Research conducted by Adzuna showed only 51% of job adverts displayed salary information in April 2023, down from 61% the previous year, suggesting that the UK could be falling behind.
Clearly advertising the salary or salary range for a role can be attractive to jobseekers and may result in more applications, as it allows them to make an informed decision about whether the vacancy is competitive with their current job.
It can also reflect well on the company, as it demonstrates a confidence in the salary on offer and their business as a whole.
Alternatively, not advertising the salary in the job description suggests to potential candidates that the salary might not be competitive within the industry – with most job seekers believing that businesses would be happy to advertise a good salary as a benefit.
However, displaying a salary on a job advert may not be as straightforward as it seems.
Businesses need to be aware of a number of pitfalls, including the possibility that current employees may see a similar role to theirs being advertised at a higher rate of pay, which may cause resentment among the workforce.
It might also risk confusion, as employees may not be aware of the background requirements such as skills, years of experience, and level of responsibility; all factors that influence pay.
Without this background knowledge, employees may jump to conclusions about their own salary, potentially creating a hostile workplace environment.
It is also important to note when stating a salary range, candidates will generally expect to be paid near the top end of the bracket regardless of their qualifications or experience.
They may feel duped if they are then offered the bottom end of the range, which may sour the relationship between the business and the new employee from the outset, or even lead the employee to reject the job offer altogether.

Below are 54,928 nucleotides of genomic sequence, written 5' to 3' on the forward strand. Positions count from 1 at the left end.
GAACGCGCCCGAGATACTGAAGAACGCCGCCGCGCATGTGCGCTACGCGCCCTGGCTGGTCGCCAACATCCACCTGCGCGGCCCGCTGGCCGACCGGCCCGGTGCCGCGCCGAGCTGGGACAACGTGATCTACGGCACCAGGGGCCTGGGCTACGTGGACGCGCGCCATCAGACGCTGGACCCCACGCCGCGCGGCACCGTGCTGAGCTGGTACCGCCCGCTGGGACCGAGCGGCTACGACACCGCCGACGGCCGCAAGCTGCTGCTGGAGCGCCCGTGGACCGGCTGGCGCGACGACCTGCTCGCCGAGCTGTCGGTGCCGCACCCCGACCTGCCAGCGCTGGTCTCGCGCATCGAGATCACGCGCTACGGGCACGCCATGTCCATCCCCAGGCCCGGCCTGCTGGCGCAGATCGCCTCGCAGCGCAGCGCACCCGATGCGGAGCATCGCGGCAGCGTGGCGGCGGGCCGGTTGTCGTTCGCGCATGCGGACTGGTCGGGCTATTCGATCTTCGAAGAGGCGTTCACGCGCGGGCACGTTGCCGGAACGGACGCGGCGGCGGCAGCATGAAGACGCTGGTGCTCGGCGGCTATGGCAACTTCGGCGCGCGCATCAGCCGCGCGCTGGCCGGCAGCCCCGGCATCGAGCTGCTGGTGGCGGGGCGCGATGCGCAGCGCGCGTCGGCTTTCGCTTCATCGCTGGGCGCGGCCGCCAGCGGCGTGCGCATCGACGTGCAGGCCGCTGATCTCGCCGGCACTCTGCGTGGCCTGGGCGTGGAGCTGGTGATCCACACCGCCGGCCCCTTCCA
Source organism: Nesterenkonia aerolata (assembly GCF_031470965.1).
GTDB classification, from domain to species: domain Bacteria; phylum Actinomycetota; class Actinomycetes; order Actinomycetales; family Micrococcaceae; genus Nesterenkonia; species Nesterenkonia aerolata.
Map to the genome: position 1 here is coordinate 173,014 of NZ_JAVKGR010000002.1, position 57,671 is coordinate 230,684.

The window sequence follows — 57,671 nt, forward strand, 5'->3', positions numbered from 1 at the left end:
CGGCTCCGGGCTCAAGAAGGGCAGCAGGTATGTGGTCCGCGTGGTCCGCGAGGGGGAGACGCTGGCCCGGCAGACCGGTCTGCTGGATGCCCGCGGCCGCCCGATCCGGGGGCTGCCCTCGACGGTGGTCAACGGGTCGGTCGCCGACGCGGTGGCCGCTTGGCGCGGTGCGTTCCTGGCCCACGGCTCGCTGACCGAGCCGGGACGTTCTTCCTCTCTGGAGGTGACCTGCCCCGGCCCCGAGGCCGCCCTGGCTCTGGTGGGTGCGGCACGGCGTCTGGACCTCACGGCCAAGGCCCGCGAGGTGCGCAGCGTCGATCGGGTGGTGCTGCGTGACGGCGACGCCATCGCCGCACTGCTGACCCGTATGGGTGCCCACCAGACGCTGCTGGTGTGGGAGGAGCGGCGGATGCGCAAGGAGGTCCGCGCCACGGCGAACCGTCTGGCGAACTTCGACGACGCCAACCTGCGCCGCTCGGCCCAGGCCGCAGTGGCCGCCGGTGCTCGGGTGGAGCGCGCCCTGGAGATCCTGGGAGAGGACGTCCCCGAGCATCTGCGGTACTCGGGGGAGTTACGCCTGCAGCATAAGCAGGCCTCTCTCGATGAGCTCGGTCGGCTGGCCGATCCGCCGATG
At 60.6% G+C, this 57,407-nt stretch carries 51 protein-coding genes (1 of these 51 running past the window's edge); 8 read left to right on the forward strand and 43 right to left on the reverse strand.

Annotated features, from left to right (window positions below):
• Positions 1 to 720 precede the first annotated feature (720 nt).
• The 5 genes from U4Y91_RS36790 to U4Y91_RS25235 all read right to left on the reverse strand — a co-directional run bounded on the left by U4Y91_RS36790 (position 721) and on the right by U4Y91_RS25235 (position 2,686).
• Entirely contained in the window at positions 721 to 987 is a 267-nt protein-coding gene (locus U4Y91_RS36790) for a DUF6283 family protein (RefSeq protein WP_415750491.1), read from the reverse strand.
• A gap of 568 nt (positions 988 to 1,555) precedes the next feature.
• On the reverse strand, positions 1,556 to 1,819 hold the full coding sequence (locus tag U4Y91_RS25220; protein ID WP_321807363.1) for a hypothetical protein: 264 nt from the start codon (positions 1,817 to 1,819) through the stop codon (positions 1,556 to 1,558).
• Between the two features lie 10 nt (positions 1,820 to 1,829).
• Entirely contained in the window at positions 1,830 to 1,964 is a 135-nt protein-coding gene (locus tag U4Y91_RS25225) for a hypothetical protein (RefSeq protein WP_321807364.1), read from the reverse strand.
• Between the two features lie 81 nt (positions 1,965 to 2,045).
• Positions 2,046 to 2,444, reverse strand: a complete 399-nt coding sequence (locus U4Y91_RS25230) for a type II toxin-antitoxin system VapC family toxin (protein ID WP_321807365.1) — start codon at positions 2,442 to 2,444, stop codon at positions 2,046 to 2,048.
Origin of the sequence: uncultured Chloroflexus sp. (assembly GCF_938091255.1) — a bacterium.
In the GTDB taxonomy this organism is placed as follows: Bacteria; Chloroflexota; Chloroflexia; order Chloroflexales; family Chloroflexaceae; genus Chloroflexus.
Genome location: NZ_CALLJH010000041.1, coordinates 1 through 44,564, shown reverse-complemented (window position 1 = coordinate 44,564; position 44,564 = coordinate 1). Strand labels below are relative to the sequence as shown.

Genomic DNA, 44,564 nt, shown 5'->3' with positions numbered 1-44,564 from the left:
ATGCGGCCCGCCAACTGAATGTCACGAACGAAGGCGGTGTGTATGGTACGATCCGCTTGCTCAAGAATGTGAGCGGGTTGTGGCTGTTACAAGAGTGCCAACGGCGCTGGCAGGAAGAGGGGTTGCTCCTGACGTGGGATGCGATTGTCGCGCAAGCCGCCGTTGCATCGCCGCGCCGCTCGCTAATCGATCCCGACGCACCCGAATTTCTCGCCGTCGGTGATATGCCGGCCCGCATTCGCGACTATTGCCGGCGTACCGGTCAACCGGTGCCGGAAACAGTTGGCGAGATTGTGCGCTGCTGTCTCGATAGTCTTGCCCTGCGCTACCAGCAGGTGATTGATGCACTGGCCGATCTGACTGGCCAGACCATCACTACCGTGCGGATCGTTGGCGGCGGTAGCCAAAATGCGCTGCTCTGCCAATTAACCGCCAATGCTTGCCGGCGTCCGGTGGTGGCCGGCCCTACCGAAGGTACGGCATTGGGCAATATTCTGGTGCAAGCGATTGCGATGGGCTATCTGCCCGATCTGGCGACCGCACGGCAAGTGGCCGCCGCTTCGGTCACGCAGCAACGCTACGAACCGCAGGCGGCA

The most important step employers need to take when considering a pay transparency policy in their workplace is to conduct an audit of current pay levels to ensure there aren’t any inconsistencies or the potential for unfairness.
Marked differences in pay packets could lead to employees making claims under the Equality Act 2010, which prohibits pay secrecy clauses that actively try to prevent employees from discussing pay information when they are seeking to uncover differences that may be linked to a protected characteristic, which could in turn lead to a claim of discrimination.
It is also important that employers are not drawn into negotiations with individual employees that may cause them to fall foul of the Equality Act.
For example, studies show that men are more likely to negotiate a higher salary than women, so agreeing to negotiations without considering current salaries within the wider team is risky and may well create ticking timebomb.
Although it is unlikely the UK will be making pay transparency a legal requirement in the immediate future, it is not completely off the table.
Employers should also remember that salaries are just a part of the package, both in terms of remuneration and the wider employee benefits. Employees may well take a lower salary if the benefits are good, and the employer offers flexible or agile working.
However, for most job seekers, transparency around pay is highly attractive, and if done correctly, can lead to high levels of applications from skilled workers.
Matt McDonald is employment partner at law firm Shakespeare Martineau